If you’ve ever thought about what the world’s largest dog would look like, chances are, your imagination would immediately pin that title on a member of the Great Dane breed. Often referred to as the “gentle giants” of the dog world, Great Danes often tower over most other dog breeds, but rarely are they as active or excitable. Preferring to see themselves as oversized lap dogs, Great Danes are often seen lounging about or keeping an eye on what’s for dinner at the family table. They make fantastic pets and tend to be great with people of any age, which makes them great candidates for the esteemed and well-mannered work of a therapy dog!
Not to be confused with service dogs or emotional support animals, therapy dogs perform another service entirely. Therapy dogs are the ones who are called into local hospitals or schools to visit patients and children. These dogs are great at putting their clients at ease and providing some temporary companionship and affection. They’re well trained, well mannered, often incredibly docile, and calm. To be a therapy dog, good behavior and a great temperament are a must, and Great Danes have that in spades.
Therapy dogs generally require a good, long list of qualifications to work with an organization that performs outreach to local establishments. Not every dog is suited to the job. A calm and obedient temperament is necessary, as an excitable dog will likely not make the cut. A therapy dog must be comfortable around strangers of all ages, be able to maintain a 'sit' and 'stay' for long periods of time, must stay focused on his tasks even with distractions, must be okay with affection and contact with people he doesn’t know, and must be well mannered, even without his handler present. These are all important qualities and are not all that a dog must know in order to be a good candidate.
Great Danes are calmer than most, but even they need a good foundation. Basic obedience and extensive socialization in the puppy stages is paramount to begin your therapy dog training. Following that, most handlers typically take the Canine Good Citizen (CGC) test and receive a certificate that proves their dog is exceptionally well behaved. Some organizations will even require their own evaluation and test to determine whether or not you and your dog are good fits within their ranks. Expect an extensive training process, which can result in a near lifetime of rewarding work for your Great Dane.
To begin, evaluate your Great Dane’s temperament. Being a therapy dog can mean lots of new sights, smells, and sounds, along with strange people, places, and things. It can be overwhelming for a lot of dogs, so be sure your Great Dane is capable of handling it gracefully and calmly. Any fear, aggression, or over-excitement is usually a sign that your dog may not be suited for therapy work. Remember that therapy dogs often work with people who are sick or injured. It is not acceptable to ask a dog who is ill-suited for therapy work to be around these types of people if he is not properly trained for it.
Make sure your dog’s vaccinations are all up to date and that he is well groomed any time he is out in public. This will set a good foundation for later routines when it comes to therapy work.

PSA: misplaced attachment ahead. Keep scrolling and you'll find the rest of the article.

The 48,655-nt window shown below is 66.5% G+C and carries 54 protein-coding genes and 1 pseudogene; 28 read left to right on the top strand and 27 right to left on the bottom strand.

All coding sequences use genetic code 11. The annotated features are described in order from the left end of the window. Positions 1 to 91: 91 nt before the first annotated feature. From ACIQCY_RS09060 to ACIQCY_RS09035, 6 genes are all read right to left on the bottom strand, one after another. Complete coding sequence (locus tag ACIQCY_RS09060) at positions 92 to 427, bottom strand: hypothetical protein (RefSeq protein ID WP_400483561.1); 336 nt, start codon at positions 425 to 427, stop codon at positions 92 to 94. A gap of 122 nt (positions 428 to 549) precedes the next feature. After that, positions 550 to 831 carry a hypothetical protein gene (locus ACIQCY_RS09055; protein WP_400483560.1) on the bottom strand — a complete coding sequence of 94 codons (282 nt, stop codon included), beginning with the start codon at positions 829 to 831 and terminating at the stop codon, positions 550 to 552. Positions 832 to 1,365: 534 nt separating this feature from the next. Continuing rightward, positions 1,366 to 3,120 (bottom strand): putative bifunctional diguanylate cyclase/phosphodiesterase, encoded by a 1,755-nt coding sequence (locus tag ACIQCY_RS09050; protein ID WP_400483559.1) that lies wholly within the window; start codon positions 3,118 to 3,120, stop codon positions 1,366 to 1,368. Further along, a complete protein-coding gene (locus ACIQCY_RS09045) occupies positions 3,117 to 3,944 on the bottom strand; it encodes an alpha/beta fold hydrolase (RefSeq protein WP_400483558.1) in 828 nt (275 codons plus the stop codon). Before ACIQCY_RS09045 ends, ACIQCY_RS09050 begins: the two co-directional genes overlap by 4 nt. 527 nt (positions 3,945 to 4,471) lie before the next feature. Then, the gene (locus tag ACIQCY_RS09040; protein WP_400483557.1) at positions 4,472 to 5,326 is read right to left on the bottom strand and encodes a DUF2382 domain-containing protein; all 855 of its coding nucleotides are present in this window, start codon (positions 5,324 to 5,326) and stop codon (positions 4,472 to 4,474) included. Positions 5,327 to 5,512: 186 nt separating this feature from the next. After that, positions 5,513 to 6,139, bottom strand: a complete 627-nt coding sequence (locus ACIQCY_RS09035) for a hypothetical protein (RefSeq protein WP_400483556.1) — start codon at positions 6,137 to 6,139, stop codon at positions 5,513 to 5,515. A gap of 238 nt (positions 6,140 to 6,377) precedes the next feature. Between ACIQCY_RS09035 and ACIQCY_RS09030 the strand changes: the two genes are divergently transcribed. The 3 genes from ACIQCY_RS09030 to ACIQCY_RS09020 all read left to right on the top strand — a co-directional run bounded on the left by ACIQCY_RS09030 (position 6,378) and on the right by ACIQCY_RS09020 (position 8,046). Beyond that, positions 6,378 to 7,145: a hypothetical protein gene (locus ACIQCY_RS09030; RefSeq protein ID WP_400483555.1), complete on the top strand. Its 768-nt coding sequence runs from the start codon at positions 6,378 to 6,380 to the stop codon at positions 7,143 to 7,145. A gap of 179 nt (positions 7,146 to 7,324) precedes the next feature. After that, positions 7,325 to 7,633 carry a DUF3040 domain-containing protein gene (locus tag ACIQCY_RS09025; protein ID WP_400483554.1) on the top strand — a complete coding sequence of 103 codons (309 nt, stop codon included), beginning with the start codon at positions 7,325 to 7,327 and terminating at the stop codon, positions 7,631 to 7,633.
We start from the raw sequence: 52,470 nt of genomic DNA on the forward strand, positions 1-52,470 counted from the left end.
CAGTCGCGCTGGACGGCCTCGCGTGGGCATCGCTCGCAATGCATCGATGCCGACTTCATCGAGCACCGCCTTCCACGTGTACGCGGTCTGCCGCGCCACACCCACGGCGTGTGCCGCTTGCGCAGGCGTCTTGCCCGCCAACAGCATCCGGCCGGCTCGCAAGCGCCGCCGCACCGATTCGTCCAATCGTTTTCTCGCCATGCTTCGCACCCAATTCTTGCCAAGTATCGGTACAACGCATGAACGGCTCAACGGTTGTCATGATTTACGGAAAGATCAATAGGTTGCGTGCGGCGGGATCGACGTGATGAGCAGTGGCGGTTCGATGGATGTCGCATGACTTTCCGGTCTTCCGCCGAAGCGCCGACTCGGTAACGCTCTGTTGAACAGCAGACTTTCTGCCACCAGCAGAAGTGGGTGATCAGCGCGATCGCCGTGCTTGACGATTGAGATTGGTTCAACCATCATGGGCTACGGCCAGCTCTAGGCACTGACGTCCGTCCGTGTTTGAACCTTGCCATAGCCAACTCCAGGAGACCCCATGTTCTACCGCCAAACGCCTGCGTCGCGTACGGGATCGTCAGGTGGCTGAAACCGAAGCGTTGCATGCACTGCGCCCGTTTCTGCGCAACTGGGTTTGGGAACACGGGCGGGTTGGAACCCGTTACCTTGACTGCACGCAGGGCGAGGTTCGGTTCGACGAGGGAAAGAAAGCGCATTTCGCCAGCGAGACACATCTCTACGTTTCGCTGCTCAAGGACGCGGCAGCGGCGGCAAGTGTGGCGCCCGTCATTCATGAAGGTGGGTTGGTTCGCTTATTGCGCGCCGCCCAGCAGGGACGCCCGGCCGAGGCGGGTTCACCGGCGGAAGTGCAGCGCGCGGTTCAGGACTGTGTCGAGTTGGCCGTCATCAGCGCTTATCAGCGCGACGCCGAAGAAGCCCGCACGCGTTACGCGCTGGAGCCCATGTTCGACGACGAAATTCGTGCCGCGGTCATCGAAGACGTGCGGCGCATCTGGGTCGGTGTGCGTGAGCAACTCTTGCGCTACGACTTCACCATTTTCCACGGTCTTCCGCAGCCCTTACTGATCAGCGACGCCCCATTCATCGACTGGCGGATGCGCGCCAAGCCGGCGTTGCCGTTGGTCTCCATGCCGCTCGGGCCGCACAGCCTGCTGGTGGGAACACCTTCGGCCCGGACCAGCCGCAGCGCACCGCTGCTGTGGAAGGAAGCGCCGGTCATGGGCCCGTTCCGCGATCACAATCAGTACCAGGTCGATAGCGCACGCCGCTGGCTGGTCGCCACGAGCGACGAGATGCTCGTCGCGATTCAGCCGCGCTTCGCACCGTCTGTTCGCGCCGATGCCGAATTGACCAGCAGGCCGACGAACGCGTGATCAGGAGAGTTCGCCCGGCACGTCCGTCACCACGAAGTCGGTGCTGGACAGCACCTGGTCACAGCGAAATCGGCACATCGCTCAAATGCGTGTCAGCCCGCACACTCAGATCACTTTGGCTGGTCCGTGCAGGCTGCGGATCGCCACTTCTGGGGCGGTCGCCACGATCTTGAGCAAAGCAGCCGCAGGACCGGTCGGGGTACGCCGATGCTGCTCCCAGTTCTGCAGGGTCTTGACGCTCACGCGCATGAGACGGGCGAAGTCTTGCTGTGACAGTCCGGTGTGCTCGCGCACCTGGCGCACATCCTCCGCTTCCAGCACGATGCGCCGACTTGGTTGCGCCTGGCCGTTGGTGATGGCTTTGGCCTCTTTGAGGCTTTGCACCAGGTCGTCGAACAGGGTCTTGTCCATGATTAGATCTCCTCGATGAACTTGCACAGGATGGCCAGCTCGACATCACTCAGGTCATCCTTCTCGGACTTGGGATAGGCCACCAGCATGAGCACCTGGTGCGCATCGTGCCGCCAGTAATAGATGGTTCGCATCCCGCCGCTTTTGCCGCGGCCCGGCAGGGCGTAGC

Having a hard time getting Mannix to focus just on me when there are distractions.
Hello Dana, I suggest enrolling in a well recommended Intermediate or Advanced obedience class (depending on how his obedience is now). Focus around distractions comes with a lot of practice and is harder for some dogs than others, especially while young. When I work with clients' dogs we work on a command like come on a long leash. First we work somewhere like a fenced in yard until pup can do it reliably there. As pup improves, move somewhere like a cul-de-sac, then other parts of the neighborhood, calm parks, busier parks, outside of dog parks (not in the fence with the dogs - just where pup can see them), pet stores, outdoor shopping areas, farmers markets, ect... We practice the training at a certain difficulty level until pup can obey in that location around those distractions, then we move onto the next difficulty level as they show they are ready, then the next and the next - until finally pup is reliable in all situations. This takes a lot of repetition and trips out to places. It's also important to motivate pup well and that doesn't always mean food. When you give pup a command, pay attention to your tone and body language. Are you enthusiastic when calling Come? Are you calm when saying Heel? Are you focused on them to get your timing right? Do you sound confident and sure? What are you rewarding? Are you giving a treat when pup does especially well, are you only allowing forward movement when pup is heeling, are you letting pup go sniff something if they come and focus FIRST, are you waiting until they sit before you let them outside - so they are focused and calm to begin with. Does pup know that you mean what you say? When you give a command do you enforce it? This might mean not letting pup walk away until they Sit if you command them to - even if you have to wait fifteen minutes. Practicing Come on a long leash or using a vibration or stimulation e-collar so you can enforce the command if they disobey it once you know that they understand, not letting pup eat or go outside until they are calmly waiting or sitting, ect... Some dogs are a lot more distracted than others. The truth is you do have to practice more with some dogs to get the same results - dogs are different than each other and that's okay. A dog that learns something more slowly may also obey more willingly once it is learned - with less testing of boundaries. Best of luck training, Caitlin Crittenden
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